All companies that have a Windows Server server on their intranet also have at least one Active Directory.
Thanks to their Active Directory server, they can manage user accounts, access rights to network resources, manage client computer security, ...
However, by default, the client computer must be in the corporate network (intranet) so that it can receive group (and security) policies, as well as allow the user to login with its Active Directory account.
If you use the client machine outside the corporate network, you will not be able to :
To access corporate resources, you could create a VPN server in your organization's network, but group policies and privileges will not be passed through this VPN connection.
To resolve this issue, Microsoft has created a new technology : DirectAccess.
DirectAccess is a technology that enables a client workstation to securely and transparently access corporate resources.
Thanks to DirectAccess, your client workstation will always be in the network of your company.
Since you will be virtually in your corporate network, you can connect with your Active Directory account and access your company resources as if you were there.
Before setting up your DirectAccess server, here is a lot of information that will help you better understand how DirectAccess works and how to set up DirectAccess in the best possible conditions.
To allow your DirectAccess clients to know whether they are inside or outside the corporate network, they will connect to a Network Location Server (NLS).
In summary, this NLS server is simply a web server accessible in the corporate network. Nevertheless, it's very important that this one can always be accessible in the local network, otherwise, customers will think that they are on the Internet. This will automatically and cause unnecessarily DirectAccess connections in your corporate's network, whereas these DirectAccess connections were not required for the PCs in the corporate's network.
In short, the NLS server must always be highly available.
DirectAccess can be deployed on a server with one or two network cards.
First, DirectAccess only works with IPv6.
If your routers, switches, operating systems and applications are compatible with IPv6, the native IPv6 will be used.
Otherwise, IPv4 to IPv6 transition technologies will be used : IP-HTTPS,
Teredo tunneling, 6to4, ...
Warning : the Microsoft Teredo servers which are used by default by the different versions of Windows no longer exist.
You can check this by typing the "netsh interface teredo show state" command in a command prompt (cmd.exe).
On Windows 7 and 8, the Teredo server used was : teredo.ipv6.microsoft.com.
On Windows 8.1, the Teredo server used was : win8.ipv6.microsoft.com.
If you try to get the IP address of one of these domain names using the "nslookup" command, you will get this error "*** .... can't find teredo.ipv6.microsoft.com: Non-existent domain".
Important : now, it's therefore necessary to use native IPv6 (whether in your company's network or on the Internet, which depends in particular on the ISP).
Additionally, an IPv6 address may be present without allowing access to the Internet. For more information on IPv6, see the "IPv6 address - Wikipedia" page.
You should also be aware that the DirectAccess server is able to use ISATAP (Intra-Site Automatic Tunnel Addressing Protocol) to transfer IPv6 packets in IPv4 headers. This allows you to take advantage of the IPv4 routing offered by your router (for example) to move IPv6 packets on your network.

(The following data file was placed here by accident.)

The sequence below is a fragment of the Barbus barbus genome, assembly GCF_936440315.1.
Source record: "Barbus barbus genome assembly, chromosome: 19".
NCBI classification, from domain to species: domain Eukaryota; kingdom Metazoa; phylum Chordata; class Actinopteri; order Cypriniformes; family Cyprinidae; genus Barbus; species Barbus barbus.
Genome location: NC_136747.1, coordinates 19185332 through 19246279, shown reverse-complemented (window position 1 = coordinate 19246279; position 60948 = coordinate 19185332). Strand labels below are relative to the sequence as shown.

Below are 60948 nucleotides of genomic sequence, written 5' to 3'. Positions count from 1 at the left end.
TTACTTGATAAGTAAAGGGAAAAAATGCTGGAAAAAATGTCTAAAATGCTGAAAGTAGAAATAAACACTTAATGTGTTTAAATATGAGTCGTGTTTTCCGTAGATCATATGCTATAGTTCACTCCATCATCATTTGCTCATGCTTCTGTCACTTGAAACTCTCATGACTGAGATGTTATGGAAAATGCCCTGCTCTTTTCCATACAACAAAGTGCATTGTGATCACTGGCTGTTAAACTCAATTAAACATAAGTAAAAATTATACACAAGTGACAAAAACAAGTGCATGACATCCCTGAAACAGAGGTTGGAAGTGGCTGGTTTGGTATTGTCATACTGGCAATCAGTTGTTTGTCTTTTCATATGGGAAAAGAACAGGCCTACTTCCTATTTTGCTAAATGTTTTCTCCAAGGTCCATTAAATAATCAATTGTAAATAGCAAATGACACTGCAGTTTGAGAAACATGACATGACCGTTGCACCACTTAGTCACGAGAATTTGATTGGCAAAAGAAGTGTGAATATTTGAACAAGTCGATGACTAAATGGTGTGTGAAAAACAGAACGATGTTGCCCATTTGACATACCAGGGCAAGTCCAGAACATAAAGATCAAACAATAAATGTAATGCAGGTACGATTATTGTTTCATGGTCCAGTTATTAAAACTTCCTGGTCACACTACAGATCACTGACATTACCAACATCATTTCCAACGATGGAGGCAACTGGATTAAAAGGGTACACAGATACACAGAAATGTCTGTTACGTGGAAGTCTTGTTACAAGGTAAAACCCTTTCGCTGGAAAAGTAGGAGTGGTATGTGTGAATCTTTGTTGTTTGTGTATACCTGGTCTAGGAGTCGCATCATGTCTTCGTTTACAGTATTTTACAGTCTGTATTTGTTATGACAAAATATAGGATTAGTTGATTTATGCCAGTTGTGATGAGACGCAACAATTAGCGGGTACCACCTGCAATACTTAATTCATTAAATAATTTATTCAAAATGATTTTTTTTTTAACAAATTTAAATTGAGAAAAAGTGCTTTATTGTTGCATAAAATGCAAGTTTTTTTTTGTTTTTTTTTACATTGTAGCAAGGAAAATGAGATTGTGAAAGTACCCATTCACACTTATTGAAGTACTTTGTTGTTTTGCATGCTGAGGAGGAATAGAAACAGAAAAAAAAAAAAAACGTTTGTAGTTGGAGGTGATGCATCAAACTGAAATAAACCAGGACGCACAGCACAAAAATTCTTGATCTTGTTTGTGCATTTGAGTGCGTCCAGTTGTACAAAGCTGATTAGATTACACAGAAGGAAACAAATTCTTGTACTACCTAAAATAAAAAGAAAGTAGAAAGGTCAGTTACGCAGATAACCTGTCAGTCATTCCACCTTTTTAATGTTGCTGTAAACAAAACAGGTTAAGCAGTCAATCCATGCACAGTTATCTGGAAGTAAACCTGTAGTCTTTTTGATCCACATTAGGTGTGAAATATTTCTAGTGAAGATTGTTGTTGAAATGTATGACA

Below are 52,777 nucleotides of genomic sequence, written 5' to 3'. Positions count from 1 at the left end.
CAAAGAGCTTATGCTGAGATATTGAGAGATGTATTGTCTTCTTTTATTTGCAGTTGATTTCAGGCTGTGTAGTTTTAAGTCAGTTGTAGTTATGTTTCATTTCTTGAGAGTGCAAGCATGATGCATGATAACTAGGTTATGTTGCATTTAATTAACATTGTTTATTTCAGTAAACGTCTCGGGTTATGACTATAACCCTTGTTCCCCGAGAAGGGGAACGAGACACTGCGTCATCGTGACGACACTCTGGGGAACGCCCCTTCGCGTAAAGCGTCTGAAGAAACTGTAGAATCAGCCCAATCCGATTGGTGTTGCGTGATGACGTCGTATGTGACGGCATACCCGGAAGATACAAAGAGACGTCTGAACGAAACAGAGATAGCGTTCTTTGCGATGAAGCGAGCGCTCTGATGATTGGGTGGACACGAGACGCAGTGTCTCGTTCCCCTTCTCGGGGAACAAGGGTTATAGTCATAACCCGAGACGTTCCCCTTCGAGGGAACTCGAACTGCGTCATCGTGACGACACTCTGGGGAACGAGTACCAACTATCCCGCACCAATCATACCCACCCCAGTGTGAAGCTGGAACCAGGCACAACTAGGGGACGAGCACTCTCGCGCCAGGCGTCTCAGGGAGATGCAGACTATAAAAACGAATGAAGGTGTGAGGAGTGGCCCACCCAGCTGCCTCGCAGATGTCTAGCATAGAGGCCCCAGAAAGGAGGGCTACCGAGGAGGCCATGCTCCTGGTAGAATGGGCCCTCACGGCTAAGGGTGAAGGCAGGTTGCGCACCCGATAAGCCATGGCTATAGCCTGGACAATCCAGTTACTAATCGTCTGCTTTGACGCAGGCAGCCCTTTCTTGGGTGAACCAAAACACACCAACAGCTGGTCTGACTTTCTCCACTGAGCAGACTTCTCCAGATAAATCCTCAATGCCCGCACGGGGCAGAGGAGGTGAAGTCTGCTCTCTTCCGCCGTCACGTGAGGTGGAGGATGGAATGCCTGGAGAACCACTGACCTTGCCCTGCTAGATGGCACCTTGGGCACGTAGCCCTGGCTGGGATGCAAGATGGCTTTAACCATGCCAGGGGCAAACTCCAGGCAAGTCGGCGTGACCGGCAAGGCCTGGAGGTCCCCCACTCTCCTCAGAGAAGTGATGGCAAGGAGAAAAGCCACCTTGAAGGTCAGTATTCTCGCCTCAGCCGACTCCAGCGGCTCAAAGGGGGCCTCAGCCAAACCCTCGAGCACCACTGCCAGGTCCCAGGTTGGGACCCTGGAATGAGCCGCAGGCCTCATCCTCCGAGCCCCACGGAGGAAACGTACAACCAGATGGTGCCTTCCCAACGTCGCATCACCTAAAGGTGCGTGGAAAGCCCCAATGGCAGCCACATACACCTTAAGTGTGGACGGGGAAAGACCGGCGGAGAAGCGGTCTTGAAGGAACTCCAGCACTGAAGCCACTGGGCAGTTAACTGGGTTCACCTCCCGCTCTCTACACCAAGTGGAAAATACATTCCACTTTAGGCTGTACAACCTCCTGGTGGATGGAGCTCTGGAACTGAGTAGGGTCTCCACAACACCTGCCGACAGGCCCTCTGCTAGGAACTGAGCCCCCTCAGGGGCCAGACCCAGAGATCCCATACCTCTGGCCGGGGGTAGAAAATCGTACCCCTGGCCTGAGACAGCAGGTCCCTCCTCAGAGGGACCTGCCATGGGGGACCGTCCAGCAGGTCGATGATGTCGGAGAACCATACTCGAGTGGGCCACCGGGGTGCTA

Since the connection between the clients and the DirectAccess server is made over the Internet, it's very important to secure this connection.
This prevents the interception of data (including passwords) and the modification of data transferred via the Internet.
To secure this connection, DirectAccess clients establish 2 IPSec tunnels :
Source : Microsoft Technet (DirectAccess and IPSec Tunnel Establishment)
Digital certificates are used at 3 locations when using DirectAccess technology.
To access your organization's network resources, DirectAccess clients will use the NRPT (Name Resolution Policy Table).
This table allows DirectAccess clients to know the addresses of the DNS servers to be used according to their position :
When the NRPT table is enabled on the DirectAccess client, the client will resolve :
Note : by default, the DirectAccess server address is also included in the NRPT table, but it's included as an exception. This means that no DNS servers will be required to resolve its domain name (FQDN) and that the DirectAccess client will never be able to resolve the FQDN name of the DirectAccess server from the Internet.
Since the IPsec infrastructure tunnel established by the DirectAccess client is a bidirectional tunnel, DirectAccess will also allow you to access DirectAccess clients from machines that are physically present in your organization's network.
It also allows you to manage DirectAccess clients using System Center Configuration Manager (SCCM).
Nevertheless, this requires some additional configurations and in particular :
To do this, then follow our tutorial : DirectAccess - Manage a remote client (manage out)
DirectAccess requires an IPv6 connectivity.
DirectAccess is supported (as a server and as a client) by Windows Server 2008 R2, 2012, and 2012 R2.
DirectAccess is also supported on client versions of Windows :
In addition, for a client to be able to access the corporate network via DirectAccess, he must be linked to the Active Directory.
Source : Microsoft (DirectAccess dans Windows Server)
Important : Windows 10 Professional is not supported by DirectAccess despite some rumors found on the Internet.
Because DirectAccess allows you to access the corporate network from outside, you will need a real domain name that will point to your company's external IP address.
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